Tunable resistive pulse sensing

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Tunable Resistive Pulse Sensing (TRPS) is a single-particle technique used to measure the size, concentration and zeta potential of particles as they pass through a size-tunable nanopore.[1][2]

The technique adapts the principle of resistive pulse sensing, which monitors current flow through an aperture, combined with the use of tunable nanopore technology, allowing the passage of ionic current and particles to be regulated by adjusting the pore size.[3][4] The addition of the tunable nanopore allows for the measurement of a wider range of particle sizes and improves accuracy.[3][4]

Tunable Resistive Pulse Sensing (TRPS). Particles crossing a pore are detected as a transient change in the ionic current flow, which is denoted as a blockade event with its amplitude denoted as the blockade magnitude.


A polydisperse particle sample passing through the tunable nanopore. The size of the aperture is altered by increasing or decreasing the stretch placed upon the nanopore.

Particles crossing a nanopore are detected one at a time as a transient change in the ionic current flow, which is denoted as a blockade event with its amplitude denoted as the blockade magnitude. As blockade magnitude is proportional to particle size, accurate particle sizing can be achieved after calibration with a known standard. This standard is composed of particles of a known size and concentration. For TRPS, carboxylated polystyrene particles are often used.[5]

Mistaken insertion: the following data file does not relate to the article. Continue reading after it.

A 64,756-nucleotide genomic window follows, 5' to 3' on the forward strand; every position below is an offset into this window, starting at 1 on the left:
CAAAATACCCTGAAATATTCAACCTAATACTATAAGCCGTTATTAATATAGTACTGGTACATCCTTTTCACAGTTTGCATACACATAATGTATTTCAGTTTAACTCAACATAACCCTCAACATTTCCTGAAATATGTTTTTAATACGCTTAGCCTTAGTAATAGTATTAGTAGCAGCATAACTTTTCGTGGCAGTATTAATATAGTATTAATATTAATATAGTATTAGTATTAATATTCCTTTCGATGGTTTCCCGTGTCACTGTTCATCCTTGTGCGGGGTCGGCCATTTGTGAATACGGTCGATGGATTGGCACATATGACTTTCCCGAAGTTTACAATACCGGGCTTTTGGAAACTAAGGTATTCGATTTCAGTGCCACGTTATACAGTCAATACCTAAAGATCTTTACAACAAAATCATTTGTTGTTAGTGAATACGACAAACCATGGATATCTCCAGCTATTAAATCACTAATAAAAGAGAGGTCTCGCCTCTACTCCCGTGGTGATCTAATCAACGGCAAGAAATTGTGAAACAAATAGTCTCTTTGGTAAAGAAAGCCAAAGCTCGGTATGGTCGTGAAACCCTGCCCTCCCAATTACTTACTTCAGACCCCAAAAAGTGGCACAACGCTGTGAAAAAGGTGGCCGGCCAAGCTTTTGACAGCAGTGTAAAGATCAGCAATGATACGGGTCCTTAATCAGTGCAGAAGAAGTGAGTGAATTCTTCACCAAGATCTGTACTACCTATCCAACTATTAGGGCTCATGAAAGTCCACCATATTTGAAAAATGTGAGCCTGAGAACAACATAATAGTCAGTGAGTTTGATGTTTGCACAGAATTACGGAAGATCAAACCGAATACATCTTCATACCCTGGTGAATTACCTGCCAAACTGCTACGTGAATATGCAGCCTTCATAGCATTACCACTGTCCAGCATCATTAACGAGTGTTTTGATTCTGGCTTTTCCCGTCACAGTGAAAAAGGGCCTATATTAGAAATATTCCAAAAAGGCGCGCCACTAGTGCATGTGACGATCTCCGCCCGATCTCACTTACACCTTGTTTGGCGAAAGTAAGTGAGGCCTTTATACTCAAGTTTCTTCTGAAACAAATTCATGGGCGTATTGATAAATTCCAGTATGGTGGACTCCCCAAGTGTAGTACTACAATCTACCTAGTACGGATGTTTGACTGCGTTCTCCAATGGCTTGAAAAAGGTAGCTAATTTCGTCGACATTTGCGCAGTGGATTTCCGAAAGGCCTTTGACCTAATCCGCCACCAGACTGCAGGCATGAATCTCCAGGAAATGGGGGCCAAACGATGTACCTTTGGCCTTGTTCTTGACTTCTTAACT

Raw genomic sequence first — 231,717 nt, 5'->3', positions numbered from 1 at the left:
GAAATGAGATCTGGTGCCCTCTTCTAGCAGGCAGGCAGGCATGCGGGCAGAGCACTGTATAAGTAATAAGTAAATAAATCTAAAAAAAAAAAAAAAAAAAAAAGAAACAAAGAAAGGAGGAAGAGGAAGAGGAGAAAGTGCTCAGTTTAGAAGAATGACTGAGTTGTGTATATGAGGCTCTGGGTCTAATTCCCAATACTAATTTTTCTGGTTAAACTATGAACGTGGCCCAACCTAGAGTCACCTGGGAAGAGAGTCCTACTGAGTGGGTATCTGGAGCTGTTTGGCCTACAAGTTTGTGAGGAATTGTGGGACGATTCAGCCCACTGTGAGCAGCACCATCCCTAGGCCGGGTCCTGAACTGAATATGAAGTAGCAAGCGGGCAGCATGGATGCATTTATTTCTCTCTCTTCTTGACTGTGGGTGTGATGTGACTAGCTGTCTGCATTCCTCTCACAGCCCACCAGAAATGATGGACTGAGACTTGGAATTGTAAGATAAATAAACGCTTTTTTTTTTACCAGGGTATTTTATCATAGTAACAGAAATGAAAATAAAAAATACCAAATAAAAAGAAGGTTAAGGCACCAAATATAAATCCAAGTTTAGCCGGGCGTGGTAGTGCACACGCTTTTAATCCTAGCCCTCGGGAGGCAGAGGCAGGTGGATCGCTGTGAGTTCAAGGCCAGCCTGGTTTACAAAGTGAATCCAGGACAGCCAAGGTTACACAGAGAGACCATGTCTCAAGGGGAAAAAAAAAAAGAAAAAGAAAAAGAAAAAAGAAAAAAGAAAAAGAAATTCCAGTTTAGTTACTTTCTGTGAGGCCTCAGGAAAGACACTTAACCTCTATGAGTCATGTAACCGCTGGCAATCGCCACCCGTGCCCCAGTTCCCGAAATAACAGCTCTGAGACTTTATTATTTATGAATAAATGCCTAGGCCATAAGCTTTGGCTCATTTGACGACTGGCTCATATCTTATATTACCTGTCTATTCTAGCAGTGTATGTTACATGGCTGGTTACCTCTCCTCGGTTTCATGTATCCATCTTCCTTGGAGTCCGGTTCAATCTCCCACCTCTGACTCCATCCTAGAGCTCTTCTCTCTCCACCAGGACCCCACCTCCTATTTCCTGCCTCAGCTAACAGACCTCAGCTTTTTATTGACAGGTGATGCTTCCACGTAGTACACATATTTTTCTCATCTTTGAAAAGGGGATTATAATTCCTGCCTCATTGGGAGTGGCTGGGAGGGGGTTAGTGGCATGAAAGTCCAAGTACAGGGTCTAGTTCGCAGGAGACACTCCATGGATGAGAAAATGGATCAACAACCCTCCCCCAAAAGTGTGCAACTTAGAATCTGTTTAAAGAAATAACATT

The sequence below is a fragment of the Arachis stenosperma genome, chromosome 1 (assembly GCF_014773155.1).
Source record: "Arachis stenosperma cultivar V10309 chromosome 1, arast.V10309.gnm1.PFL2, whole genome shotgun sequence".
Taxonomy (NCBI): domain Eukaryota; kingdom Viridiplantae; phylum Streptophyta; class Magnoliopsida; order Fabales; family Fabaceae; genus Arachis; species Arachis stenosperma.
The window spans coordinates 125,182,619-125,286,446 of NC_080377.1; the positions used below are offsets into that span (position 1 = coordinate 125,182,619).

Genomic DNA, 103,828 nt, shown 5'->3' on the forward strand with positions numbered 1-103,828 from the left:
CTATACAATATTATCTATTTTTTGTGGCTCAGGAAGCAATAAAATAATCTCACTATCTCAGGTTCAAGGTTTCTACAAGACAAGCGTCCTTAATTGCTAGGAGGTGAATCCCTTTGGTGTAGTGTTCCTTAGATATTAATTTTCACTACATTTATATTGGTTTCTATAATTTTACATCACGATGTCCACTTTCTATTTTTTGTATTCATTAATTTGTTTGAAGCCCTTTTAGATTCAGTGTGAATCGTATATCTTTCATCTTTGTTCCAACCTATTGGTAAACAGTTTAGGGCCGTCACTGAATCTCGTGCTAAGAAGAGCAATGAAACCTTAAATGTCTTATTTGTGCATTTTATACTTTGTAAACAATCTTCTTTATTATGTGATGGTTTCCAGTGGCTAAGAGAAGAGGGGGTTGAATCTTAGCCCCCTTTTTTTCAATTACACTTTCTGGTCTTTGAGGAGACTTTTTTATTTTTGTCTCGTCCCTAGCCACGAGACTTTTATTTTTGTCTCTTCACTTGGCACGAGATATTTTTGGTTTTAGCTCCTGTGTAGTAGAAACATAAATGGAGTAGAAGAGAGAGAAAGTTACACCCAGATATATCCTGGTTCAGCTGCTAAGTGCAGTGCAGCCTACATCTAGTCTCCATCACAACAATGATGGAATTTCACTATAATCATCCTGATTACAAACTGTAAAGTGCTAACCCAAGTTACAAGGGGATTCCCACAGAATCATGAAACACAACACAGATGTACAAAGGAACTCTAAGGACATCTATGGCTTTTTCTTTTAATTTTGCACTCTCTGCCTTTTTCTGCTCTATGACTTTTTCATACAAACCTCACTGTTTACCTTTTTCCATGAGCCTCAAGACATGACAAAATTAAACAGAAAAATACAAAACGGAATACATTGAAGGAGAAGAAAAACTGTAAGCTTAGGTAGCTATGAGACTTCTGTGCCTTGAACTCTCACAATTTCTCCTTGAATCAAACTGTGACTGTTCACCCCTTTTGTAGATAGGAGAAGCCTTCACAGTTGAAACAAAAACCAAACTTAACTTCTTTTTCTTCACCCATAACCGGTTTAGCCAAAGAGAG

Nanopore-based detection allows particle-by-particle assessment of complex mixtures.[5][6][7] By selecting an appropriately sized nanopore and adjusting its stretch, the nanopore size can be optimized for particle size and improve measurement accuracy.  

Adjustments to nanopore stretch, in combination with a fine-control of pressure and voltage allow TRPS to determine sample concentration [8] and to accurately derive individual particle zeta potential[9] in addition to particle size information.


TRPS was developed by Izon Science Limited, producer of commercially available nanopore-based particle characterization systems.[10] Izon Science Limited currently sell one TRPS device, known as the “Exoid”. Previous devices include the “qNano”, the “qNano Gold” and the “qViron”. These systems have been applied to measure a wide range of biological and synthetic particle types including viruses and nanoparticles. TRPS has been applied in both academic and industrial research fields, including:


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  10. ^ "IZON launch world's first commercial nanopore platform". PRLog. June 23, 2009.